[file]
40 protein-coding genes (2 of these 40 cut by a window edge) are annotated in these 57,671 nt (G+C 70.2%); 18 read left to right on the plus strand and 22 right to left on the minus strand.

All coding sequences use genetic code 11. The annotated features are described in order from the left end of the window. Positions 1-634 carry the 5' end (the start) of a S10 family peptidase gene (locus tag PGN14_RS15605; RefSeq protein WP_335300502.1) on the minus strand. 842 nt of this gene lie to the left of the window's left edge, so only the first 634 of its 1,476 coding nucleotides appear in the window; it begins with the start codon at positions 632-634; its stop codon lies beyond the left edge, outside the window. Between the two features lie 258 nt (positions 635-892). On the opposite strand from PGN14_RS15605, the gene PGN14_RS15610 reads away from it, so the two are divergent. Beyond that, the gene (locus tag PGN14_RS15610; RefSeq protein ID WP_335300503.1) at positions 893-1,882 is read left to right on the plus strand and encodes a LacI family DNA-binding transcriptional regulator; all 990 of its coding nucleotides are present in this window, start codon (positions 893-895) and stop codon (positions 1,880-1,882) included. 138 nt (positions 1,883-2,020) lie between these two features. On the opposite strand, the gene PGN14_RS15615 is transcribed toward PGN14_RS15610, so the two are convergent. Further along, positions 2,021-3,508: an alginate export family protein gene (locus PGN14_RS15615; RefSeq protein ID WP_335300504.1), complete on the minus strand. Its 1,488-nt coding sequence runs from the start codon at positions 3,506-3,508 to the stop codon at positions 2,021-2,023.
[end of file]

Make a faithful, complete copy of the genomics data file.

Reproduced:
40 protein-coding genes (2 of these 40 cut by a window edge) are annotated in these 57,671 nt (G+C 70.2%); 18 read left to right on the plus strand and 22 right to left on the minus strand.

All coding sequences use genetic code 11. The annotated features are described in order from the left end of the window. Positions 1-634 carry the 5' end (the start) of a S10 family peptidase gene (locus tag PGN14_RS15605; RefSeq protein WP_335300502.1) on the minus strand. 842 nt of this gene lie to the left of the window's left edge, so only the first 634 of its 1,476 coding nucleotides appear in the window; it begins with the start codon at positions 632-634; its stop codon lies beyond the left edge, outside the window. Between the two features lie 258 nt (positions 635-892). On the opposite strand from PGN14_RS15605, the gene PGN14_RS15610 reads away from it, so the two are divergent. Beyond that, the gene (locus tag PGN14_RS15610; RefSeq protein ID WP_335300503.1) at positions 893-1,882 is read left to right on the plus strand and encodes a LacI family DNA-binding transcriptional regulator; all 990 of its coding nucleotides are present in this window, start codon (positions 893-895) and stop codon (positions 1,880-1,882) included. 138 nt (positions 1,883-2,020) lie between these two features. On the opposite strand, the gene PGN14_RS15615 is transcribed toward PGN14_RS15610, so the two are convergent. Further along, positions 2,021-3,508: an alginate export family protein gene (locus PGN14_RS15615; RefSeq protein ID WP_335300504.1), complete on the minus strand. Its 1,488-nt coding sequence runs from the start codon at positions 3,506-3,508 to the stop codon at positions 2,021-2,023.